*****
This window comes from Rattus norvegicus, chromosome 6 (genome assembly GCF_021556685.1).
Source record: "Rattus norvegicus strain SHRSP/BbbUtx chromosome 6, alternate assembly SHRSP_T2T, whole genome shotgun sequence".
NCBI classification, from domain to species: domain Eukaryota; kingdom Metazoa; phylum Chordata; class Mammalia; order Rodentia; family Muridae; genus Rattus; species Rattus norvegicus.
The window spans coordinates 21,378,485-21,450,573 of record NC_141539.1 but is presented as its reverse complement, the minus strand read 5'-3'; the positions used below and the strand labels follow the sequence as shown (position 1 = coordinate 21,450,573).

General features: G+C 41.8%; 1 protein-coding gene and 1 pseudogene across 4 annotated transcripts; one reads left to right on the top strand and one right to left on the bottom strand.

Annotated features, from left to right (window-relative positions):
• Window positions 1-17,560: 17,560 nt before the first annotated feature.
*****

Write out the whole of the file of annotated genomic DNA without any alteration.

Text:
This window comes from Rattus norvegicus, chromosome 6 (genome assembly GCF_021556685.1).
Source record: "Rattus norvegicus strain SHRSP/BbbUtx chromosome 6, alternate assembly SHRSP_T2T, whole genome shotgun sequence".
NCBI classification, from domain to species: domain Eukaryota; kingdom Metazoa; phylum Chordata; class Mammalia; order Rodentia; family Muridae; genus Rattus; species Rattus norvegicus.
The window spans coordinates 21,378,485-21,450,573 of record NC_141539.1 but is presented as its reverse complement, the minus strand read 5'-3'; the positions used below and the strand labels follow the sequence as shown (position 1 = coordinate 21,450,573).

General features: G+C 41.8%; 1 protein-coding gene and 1 pseudogene across 4 annotated transcripts; one reads left to right on the top strand and one right to left on the bottom strand.

Annotated features, from left to right (window-relative positions):
• Window positions 1-17,560: 17,560 nt before the first annotated feature.